JOHANNESBURG (miningweekly.com) – Platinum Group Metals CEO R Michael Jones does not let grass grow under his feet. His parting shot to moderator Bernard Swanepoel at the virtual 2020 PGMs Industry Day last Wednesday was that platinum was on its way into battery electric vehicles (BEVs) as a battery metal.
“If you're a great EV believer, watch out – PGMs can actually move across,” Jones said.
Five days later, his Toronto- and New York-listed company announced in an email to Mining Weekly that the US Patent and Trademark Office had issued a patent that includes the use of platinum group metals (PGMs) in a lithium battery. Not bad, Mr Jones!
"The initial patent grant is the first significant milestone towards our objectives to both capitalise on a true cutting-edge innovation and drive demand for PGMs at the same time,” Jones stated in the release.
The upshot of all this is that the world is not only now earmarking PGMs to catalyse fuel cells that drive its trucks, trains, planes and ships into the new world of clean skies and low-to-no carbon, or to produce its green hydrogen in PGM-catalysed electrolysers, but it is also watching PGMs patenting their way into BEV batteries.
Until now, EVs have been synonymous with lithium and fuel cell electric vehicles (FCEV) with PGMs, but now the twain are meeting, with the new generation of lightweight, powerful batteries being seen as having the potential to grow to scale on the back of the attractiveness of BEVs and the use of lithium batteries in other applications beyond mobility. Being in EVs and FCEVs is a massive potential market advance for PGMs.
Waving the PGMs flag high are Lion Battery Technologies and Florida International University (FIU), which are advancing a research programme that uses platinum and palladium to unlock the potential of lithium air and lithium sulphur battery chemistries, increasing their discharge capacities and their cyclability.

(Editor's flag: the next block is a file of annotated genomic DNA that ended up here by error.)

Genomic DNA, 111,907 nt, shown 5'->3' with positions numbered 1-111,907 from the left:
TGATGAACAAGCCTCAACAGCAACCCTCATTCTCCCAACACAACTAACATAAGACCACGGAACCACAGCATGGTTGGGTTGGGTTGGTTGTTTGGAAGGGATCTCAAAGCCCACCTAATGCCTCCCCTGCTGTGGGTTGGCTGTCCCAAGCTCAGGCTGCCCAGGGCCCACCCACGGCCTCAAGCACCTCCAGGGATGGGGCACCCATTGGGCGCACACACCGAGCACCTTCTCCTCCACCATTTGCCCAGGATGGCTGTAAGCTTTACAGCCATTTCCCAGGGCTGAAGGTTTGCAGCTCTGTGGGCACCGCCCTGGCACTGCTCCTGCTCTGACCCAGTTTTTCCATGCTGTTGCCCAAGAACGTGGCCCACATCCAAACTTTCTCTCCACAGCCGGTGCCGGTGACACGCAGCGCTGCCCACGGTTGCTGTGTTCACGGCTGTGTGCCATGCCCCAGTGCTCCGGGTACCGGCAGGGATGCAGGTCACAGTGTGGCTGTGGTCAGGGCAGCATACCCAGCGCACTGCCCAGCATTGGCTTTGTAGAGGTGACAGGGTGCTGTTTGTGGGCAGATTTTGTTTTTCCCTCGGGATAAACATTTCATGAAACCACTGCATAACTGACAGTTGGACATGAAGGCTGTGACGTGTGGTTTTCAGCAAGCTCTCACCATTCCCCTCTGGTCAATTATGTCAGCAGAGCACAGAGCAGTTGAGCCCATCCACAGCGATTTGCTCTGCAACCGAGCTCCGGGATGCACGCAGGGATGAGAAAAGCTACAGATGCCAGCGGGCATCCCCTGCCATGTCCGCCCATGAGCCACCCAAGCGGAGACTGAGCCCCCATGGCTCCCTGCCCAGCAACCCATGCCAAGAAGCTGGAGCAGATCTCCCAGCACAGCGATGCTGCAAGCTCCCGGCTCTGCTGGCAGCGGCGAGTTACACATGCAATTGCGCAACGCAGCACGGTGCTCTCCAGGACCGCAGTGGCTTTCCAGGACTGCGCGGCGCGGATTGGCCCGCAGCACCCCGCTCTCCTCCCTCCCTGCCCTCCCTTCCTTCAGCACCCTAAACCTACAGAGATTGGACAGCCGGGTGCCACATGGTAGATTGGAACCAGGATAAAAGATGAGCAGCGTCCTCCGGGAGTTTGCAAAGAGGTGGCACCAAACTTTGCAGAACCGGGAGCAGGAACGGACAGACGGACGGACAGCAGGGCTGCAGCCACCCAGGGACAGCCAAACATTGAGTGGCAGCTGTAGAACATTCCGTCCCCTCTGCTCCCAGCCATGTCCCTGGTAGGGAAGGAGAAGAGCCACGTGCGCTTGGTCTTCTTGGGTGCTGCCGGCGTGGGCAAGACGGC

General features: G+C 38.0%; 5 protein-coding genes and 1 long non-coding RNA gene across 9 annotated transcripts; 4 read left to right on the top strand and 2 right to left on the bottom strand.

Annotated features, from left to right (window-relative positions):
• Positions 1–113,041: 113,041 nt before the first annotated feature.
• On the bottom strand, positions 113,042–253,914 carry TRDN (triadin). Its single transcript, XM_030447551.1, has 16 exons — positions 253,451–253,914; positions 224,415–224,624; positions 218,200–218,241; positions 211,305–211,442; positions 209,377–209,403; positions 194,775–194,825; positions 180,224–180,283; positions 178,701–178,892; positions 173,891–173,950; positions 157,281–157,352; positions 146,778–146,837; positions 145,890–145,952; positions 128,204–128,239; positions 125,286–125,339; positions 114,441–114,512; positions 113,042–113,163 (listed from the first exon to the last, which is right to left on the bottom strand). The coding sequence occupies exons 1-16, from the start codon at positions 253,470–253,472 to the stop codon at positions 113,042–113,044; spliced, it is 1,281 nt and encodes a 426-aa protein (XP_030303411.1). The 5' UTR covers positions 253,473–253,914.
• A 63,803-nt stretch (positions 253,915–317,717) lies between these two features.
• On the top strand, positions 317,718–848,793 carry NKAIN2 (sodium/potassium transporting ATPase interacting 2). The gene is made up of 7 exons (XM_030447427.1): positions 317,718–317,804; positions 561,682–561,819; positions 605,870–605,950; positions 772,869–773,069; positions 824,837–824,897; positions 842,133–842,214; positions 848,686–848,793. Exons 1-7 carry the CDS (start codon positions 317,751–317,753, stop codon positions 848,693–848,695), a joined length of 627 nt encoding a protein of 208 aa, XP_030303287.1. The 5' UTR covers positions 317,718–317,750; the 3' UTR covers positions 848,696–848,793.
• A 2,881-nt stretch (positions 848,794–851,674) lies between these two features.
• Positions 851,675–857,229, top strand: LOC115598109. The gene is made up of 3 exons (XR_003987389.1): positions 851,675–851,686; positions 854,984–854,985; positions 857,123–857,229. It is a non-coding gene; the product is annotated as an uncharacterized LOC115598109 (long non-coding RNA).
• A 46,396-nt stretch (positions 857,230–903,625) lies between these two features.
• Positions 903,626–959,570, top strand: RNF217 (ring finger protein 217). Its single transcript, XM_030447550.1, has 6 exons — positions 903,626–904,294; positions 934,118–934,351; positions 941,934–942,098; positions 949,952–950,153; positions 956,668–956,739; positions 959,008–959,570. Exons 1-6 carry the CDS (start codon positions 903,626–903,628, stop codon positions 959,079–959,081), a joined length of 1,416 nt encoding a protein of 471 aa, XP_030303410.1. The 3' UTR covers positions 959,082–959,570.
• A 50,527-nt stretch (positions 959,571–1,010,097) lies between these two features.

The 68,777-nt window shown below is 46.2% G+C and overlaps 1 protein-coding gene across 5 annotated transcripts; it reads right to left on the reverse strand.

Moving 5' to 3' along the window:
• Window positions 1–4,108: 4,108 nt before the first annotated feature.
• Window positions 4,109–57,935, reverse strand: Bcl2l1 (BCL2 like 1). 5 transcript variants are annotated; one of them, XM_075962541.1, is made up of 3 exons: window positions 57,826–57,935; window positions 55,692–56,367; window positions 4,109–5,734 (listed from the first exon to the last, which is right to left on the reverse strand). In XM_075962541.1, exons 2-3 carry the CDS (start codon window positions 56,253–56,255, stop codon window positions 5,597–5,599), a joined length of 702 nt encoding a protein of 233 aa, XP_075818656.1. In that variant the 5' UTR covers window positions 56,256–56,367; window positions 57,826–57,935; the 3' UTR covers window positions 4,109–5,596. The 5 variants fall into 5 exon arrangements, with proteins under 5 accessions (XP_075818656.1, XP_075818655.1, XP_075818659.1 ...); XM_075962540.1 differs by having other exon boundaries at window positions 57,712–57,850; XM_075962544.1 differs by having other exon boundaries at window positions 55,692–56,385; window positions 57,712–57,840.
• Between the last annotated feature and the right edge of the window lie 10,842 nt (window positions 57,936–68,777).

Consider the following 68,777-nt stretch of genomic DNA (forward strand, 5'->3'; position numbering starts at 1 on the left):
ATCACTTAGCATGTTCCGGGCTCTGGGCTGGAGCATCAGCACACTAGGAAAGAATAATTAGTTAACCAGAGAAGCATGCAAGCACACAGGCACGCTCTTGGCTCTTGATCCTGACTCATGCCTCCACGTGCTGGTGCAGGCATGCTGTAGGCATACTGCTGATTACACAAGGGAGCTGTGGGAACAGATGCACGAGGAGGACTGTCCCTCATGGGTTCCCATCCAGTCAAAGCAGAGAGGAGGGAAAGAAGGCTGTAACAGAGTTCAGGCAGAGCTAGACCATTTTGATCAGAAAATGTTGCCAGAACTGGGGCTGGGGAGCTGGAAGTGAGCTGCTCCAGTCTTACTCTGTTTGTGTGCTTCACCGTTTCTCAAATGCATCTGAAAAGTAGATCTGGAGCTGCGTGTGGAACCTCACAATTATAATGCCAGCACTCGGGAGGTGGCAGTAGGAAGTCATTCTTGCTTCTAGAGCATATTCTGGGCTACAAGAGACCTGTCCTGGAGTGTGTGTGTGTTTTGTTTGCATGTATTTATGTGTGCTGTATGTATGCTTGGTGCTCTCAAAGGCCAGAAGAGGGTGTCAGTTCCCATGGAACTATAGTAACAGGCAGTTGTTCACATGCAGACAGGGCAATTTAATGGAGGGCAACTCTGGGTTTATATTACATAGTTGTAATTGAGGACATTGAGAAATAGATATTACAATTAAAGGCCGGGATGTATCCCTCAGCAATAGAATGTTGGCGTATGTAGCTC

In addition to PGMs, Patent No. 10,734,636 B2 entitled "Battery Cathodes for Improved Stability" includes the use of carbon nanotubes and other innovations in a lithium battery.
Lion was formed in 2019 by Platinum Group Metals, with 52%, and Anglo American Platinum, with 48%, to accelerate the development of next-generation battery technology using platinum and palladium.
Under the sponsored agreement, research and patent applications are being funded to unlock the catalytic properties of platinum and palladium in the battery chemistries.
Research is led by Dr Bilal El-Zahab, who completed post-doctoral work at Massachusetts Institute of Technology, with a team that includes six specialist nano-materials and battery postdoctoral fellows. The team at FIU has completed the first year of research and surpassed their first technical milestone. Further patent applications have been filed, stated Platinum Group Metals, the developer of South Africa’s Waterberg project in Limpopo, a $617-million, 1 100-employee 19.5-million-ounce palladium, platinum, rhodium and gold deposit that lends itself to extremely productive bulk mechanised mining.
The company is targeting a productivity rate of 30 oz to 40 oz per employee a month by mining an orebody that has 40-m-high sub levels.
“We’ll essentially be dropping a 13-storey office building with every blast,” Jones told the PGMs Industry Day.
Work is being done with an international training organisation to develop local skills with the help of South Africa’s technical and vocational education and training colleges.
The raising of project funding is expected to take the balance of this year to assemble, helped by a partnership struck with the Japanese. The asset's new largest local shareholder is Hosken Consolidated Investments' Deepkloof empowerment arm.